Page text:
Paul among the Philosophers: The Case of Sin in Romans 6–8

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Against the prevailing view that Paul is (at most) marginally influenced by Greek intellectual traditions, this article argues that Romans 6…8 manifests certain Platonic traditions about the soul. Following a consideration of scholarship on Pauline anthropology and a critical definition of discourse, Paul's appropriation of Greek philosophy is recast as the adaptation of a Platonic discourse about extreme immorality or the death of the soul. This discourse explains the language about sin, death, flesh, passions and the body; the metaphors of enslavement, imprisonment and rule that predominate in these chapters; and the inciting role of law in Rom. 7.7-13.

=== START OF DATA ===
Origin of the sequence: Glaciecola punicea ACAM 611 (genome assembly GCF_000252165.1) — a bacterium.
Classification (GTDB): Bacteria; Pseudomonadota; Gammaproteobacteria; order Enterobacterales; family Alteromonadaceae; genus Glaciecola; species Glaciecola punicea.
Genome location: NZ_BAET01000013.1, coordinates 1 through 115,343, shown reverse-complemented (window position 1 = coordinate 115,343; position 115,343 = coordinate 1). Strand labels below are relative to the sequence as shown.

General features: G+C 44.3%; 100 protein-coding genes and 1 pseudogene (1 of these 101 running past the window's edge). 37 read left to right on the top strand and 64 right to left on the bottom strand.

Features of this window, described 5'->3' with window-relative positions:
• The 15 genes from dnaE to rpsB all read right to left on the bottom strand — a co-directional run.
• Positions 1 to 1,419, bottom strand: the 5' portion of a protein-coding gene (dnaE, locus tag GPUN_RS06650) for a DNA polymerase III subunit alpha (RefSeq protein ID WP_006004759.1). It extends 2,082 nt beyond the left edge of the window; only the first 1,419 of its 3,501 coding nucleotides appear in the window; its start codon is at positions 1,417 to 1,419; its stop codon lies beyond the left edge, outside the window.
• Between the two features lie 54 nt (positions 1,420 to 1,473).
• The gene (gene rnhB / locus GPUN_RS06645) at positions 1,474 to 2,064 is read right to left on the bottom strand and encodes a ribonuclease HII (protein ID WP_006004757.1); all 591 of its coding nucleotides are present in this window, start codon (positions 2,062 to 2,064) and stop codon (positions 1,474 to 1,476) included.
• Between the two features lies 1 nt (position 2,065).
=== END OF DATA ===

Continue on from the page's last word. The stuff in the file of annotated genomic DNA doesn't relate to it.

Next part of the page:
Original languageEnglish (US)
Pages (from-to)387-415
Number of pages29
JournalJournal for the Study of the New Testament
Issue number4
StatePublished - Jun 2008
Externally publishedYes

All Science Journal Classification (ASJC) codes

  • Religious studies


  • Anthropology (Pauline)
  • Pauline theology of sin
  • Philo of Alexandria
  • Romans 6-8
  • middle Platonism
  • moral psychology


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